Washington Post – by John Paul Stevens
John Paul Stevens served as an associate justice of the Supreme Court from 1975 to 2010. This essay is excerpted from his new book, “Six Amendments: How and Why We Should Change the Constitution.”
Following the massacre of grammar-school children in Newtown, Conn., in December 2012, high-powered weapons have been used to kill innocent victims in more senseless public incidents. Those killings, however, are only a fragment of the total harm caused by the misuse of firearms. Each year, more than 30,000 people die in the United States in firearm-related incidents. Many of those deaths involve handguns.
The adoption of rules that will lessen the number of those incidents should be a matter of primary concern to both federal and state legislators. Legislatures are in a far better position than judges to assess the wisdom of such rules and to evaluate the costs and benefits that rule changes can be expected to produce. It is those legislators, rather than federal judges, who should make the decisions that will determine what kinds of firearms should be available to private citizens, and when and how they may be used. Constitutional provisions that curtail the legislative power to govern in this area unquestionably do more harm than good.
For more than 200 years following the adoption of that amendment, federal judges uniformly understood that the right protected by that text was limited in two ways: First, it applied only to keeping and bearing arms for military purposes, and second, while it limited the power of the federal government, it did not impose any limit whatsoever on the power of states or local governments to regulate the ownership or use of firearms. Thus, in United States v. Miller, decided in 1939, the court unanimously held that Congress could prohibit the possession of a sawed-off shotgun because that sort of weapon had no reasonable relation to the preservation or efficiency of a “well regulated Militia.”
When I joined the court in 1975, that holding was generally understood as limiting the scope of the Second Amendment to uses of arms that were related to military activities. During the years when Warren Burger was chief justice, from 1969 to 1986, no judge or justice expressed any doubt about the limited coverage of the amendment, and I cannot recall any judge suggesting that the amendment might place any limit on state authority to do anything.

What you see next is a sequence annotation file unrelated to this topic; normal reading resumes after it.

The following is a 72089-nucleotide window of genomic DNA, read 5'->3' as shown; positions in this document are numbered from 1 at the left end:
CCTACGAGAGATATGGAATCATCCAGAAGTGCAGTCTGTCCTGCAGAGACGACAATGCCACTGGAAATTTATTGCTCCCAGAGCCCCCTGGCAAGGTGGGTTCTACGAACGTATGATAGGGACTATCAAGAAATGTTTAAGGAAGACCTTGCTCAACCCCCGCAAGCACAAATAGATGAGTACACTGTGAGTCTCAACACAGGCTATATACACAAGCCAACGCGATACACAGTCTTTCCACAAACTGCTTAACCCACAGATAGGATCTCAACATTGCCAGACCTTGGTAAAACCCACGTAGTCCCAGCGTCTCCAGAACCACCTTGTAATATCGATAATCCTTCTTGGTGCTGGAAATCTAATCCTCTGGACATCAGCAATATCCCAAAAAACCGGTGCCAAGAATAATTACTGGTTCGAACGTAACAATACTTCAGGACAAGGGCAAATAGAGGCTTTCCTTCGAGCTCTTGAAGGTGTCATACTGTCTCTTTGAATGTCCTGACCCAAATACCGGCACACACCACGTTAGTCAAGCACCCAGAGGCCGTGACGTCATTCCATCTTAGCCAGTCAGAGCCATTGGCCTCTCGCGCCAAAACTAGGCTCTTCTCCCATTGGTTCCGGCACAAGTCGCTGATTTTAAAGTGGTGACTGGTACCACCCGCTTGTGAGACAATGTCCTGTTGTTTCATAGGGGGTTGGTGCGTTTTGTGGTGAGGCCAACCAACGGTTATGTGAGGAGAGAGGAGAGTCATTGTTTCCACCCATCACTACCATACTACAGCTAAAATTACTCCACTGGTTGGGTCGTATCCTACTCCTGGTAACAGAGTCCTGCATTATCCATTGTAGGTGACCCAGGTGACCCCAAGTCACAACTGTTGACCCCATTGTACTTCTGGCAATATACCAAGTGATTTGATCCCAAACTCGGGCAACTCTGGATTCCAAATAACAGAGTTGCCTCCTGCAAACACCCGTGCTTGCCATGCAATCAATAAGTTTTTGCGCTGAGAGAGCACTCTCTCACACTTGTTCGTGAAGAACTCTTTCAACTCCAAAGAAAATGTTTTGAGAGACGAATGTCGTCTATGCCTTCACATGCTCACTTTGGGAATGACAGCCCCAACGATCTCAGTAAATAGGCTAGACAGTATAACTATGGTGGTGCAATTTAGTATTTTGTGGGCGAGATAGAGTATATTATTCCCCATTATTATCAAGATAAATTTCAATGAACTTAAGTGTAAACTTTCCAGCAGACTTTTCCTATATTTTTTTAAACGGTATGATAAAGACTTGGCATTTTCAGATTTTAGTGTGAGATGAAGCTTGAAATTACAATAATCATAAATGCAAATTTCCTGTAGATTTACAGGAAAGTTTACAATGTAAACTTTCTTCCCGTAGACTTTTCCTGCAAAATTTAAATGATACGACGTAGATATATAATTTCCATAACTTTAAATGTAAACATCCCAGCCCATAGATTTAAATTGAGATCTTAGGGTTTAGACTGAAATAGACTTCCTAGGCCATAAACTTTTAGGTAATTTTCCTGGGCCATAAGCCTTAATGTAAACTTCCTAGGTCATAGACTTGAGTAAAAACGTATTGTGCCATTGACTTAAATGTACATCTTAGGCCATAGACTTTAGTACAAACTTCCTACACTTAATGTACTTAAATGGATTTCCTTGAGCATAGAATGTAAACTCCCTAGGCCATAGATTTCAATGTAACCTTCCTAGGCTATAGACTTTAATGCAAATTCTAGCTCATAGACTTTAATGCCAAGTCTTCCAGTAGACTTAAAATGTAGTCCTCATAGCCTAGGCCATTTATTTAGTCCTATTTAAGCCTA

Organizations such as the National Rifle Association disagreed with that position and mounted a vigorous campaign claiming that federal regulation of the use of firearms severely curtailed Americans’ Second Amendment rights. Five years after his retirement, during a 1991 appearance on “The MacNeil/Lehrer NewsHour,” Burger himself remarked that the Second Amendment “has been the subject of one of the greatest pieces of fraud, I repeat the word ‘fraud,’ on the American public by special interest groups that I have ever seen in my lifetime.”
In recent years two profoundly important changes in the law have occurred. In 2008, by a vote of 5 to 4, the Supreme Court decided in District of Columbia v. Heller that the Second Amendment protects a civilian’s right to keep a handgun in his home for purposes of self-defense. And in 2010, by another vote of 5 to 4, the court decided in McDonald v. Chicagothat the due process clause of the 14th Amendment limits the power of the city of Chicago to outlaw the possession of handguns by private citizens. I dissented in both of those cases and remain convinced that both decisions misinterpreted the law and were profoundly unwise. Public policies concerning gun control should be decided by the voters’ elected representatives, not by federal judges.